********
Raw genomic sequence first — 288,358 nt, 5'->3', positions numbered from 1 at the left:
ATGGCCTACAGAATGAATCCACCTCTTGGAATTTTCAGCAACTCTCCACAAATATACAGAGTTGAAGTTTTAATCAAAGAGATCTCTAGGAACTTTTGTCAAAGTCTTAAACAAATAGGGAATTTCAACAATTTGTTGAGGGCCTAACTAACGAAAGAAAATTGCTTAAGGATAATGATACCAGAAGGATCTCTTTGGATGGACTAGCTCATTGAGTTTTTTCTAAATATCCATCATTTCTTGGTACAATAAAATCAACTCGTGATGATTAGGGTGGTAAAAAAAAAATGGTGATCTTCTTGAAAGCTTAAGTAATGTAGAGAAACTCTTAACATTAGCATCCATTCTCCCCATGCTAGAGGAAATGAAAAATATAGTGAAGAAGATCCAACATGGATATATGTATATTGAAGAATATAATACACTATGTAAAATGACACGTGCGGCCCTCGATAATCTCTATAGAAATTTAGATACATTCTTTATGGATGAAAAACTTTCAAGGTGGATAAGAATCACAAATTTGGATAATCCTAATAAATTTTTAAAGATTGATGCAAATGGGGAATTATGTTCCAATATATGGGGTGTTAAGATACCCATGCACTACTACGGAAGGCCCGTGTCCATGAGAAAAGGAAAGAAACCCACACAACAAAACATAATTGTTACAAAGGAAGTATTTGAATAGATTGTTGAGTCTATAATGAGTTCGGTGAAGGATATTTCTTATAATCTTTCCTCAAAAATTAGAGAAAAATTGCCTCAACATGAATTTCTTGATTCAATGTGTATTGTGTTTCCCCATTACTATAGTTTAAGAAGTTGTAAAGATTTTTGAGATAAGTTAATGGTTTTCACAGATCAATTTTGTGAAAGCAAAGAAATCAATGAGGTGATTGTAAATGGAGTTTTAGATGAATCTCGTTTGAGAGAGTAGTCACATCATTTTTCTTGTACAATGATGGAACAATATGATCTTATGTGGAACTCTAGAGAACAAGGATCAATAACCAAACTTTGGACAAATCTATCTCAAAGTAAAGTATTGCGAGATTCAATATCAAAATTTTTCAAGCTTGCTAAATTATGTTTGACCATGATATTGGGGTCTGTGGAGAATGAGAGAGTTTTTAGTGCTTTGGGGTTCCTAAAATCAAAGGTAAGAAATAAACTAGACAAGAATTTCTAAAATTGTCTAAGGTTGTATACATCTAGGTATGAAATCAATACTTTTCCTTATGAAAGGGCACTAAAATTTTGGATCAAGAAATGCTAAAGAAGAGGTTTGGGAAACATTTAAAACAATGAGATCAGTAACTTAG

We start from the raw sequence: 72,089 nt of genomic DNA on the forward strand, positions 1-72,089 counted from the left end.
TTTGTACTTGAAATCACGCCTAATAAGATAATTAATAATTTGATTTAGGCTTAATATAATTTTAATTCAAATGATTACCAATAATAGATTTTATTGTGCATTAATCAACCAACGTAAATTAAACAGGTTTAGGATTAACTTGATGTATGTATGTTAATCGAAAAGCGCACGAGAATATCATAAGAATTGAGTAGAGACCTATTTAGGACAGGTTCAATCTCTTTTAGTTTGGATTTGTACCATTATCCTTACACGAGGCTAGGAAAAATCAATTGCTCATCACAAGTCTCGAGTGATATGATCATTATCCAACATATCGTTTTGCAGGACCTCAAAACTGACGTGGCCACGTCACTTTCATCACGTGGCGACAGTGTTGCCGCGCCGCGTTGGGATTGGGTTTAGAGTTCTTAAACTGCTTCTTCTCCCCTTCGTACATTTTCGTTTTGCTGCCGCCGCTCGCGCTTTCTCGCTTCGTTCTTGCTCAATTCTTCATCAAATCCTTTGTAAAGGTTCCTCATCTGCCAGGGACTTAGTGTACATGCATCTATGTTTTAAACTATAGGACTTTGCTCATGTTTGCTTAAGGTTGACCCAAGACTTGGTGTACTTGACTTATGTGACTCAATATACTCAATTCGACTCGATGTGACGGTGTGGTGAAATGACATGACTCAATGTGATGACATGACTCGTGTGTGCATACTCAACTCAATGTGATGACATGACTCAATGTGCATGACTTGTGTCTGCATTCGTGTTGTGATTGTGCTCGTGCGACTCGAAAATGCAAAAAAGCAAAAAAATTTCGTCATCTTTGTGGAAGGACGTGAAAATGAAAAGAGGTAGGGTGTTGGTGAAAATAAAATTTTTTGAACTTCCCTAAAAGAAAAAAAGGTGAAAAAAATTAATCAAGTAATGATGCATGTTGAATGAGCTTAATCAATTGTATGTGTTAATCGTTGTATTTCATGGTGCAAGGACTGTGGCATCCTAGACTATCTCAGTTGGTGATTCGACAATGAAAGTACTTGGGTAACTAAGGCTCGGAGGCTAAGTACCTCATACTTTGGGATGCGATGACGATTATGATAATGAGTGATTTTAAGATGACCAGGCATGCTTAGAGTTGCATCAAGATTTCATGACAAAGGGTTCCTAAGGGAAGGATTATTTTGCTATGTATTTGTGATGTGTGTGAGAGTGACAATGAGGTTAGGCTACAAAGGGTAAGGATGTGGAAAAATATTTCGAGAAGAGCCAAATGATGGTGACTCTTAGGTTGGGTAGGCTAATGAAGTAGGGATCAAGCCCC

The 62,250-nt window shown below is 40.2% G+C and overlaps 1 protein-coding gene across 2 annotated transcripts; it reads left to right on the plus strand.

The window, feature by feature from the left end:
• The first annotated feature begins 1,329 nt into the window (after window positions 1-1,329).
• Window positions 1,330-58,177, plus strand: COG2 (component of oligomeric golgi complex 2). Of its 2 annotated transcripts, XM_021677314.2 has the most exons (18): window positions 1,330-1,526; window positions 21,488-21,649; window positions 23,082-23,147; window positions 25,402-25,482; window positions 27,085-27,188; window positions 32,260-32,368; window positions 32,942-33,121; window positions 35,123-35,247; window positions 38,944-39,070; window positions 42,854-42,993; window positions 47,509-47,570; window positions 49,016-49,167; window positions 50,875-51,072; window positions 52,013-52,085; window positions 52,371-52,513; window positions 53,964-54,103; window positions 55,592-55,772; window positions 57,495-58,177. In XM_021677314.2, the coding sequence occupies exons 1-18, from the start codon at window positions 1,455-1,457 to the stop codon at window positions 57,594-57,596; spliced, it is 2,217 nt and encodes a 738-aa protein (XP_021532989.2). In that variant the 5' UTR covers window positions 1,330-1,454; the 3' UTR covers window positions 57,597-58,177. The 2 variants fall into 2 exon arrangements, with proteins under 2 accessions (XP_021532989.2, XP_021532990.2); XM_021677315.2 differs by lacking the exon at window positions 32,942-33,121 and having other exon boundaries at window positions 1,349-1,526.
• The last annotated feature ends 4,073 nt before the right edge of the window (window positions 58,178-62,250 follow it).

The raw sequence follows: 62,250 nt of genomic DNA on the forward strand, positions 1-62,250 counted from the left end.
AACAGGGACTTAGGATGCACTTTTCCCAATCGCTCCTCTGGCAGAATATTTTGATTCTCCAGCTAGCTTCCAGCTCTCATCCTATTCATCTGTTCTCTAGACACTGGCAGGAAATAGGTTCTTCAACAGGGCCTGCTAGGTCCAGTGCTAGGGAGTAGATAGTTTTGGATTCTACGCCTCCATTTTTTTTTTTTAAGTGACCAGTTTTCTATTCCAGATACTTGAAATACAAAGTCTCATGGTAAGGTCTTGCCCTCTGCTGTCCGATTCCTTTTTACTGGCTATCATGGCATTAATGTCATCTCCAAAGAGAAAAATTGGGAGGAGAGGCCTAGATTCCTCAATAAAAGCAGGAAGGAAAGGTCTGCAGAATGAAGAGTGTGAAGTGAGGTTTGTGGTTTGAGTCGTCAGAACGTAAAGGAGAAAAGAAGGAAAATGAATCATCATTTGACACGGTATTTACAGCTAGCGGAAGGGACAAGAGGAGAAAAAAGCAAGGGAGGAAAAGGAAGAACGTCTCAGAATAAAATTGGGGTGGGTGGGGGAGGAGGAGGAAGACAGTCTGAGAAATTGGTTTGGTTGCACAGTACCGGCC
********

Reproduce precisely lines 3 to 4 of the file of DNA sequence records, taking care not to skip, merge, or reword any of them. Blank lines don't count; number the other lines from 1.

We start from the raw sequence: 72,089 nt of genomic DNA on the forward strand, positions 1-72,089 counted from the left end.
TTTGTACTTGAAATCACGCCTAATAAGATAATTAATAATTTGATTTAGGCTTAATATAATTTTAATTCAAATGATTACCAATAATAGATTTTATTGTGCATTAATCAACCAACGTAAATTAAACAGGTTTAGGATTAACTTGATGTATGTATGTTAATCGAAAAGCGCACGAGAATATCATAAGAATTGAGTAGAGACCTATTTAGGACAGGTTCAATCTCTTTTAGTTTGGATTTGTACCATTATCCTTACACGAGGCTAGGAAAAATCAATTGCTCATCACAAGTCTCGAGTGATATGATCATTATCCAACATATCGTTTTGCAGGACCTCAAAACTGACGTGGCCACGTCACTTTCATCACGTGGCGACAGTGTTGCCGCGCCGCGTTGGGATTGGGTTTAGAGTTCTTAAACTGCTTCTTCTCCCCTTCGTACATTTTCGTTTTGCTGCCGCCGCTCGCGCTTTCTCGCTTCGTTCTTGCTCAATTCTTCATCAAATCCTTTGTAAAGGTTCCTCATCTGCCAGGGACTTAGTGTACATGCATCTATGTTTTAAACTATAGGACTTTGCTCATGTTTGCTTAAGGTTGACCCAAGACTTGGTGTACTTGACTTATGTGACTCAATATACTCAATTCGACTCGATGTGACGGTGTGGTGAAATGACATGACTCAATGTGATGACATGACTCGTGTGTGCATACTCAACTCAATGTGATGACATGACTCAATGTGCATGACTTGTGTCTGCATTCGTGTTGTGATTGTGCTCGTGCGACTCGAAAATGCAAAAAAGCAAAAAAATTTCGTCATCTTTGTGGAAGGACGTGAAAATGAAAAGAGGTAGGGTGTTGGTGAAAATAAAATTTTTTGAACTTCCCTAAAAGAAAAAAAGGTGAAAAAAATTAATCAAGTAATGATGCATGTTGAATGAGCTTAATCAATTGTATGTGTTAATCGTTGTATTTCATGGTGCAAGGACTGTGGCATCCTAGACTATCTCAGTTGGTGATTCGACAATGAAAGTACTTGGGTAACTAAGGCTCGGAGGCTAAGTACCTCATACTTTGGGATGCGATGACGATTATGATAATGAGTGATTTTAAGATGACCAGGCATGCTTAGAGTTGCATCAAGATTTCATGACAAAGGGTTCCTAAGGGAAGGATTATTTTGCTATGTATTTGTGATGTGTGTGAGAGTGACAATGAGGTTAGGCTACAAAGGGTAAGGATGTGGAAAAATATTTCGAGAAGAGCCAAATGATGGTGACTCTTAGGTTGGGTAGGCTAATGAAGTAGGGATCAAGCCCC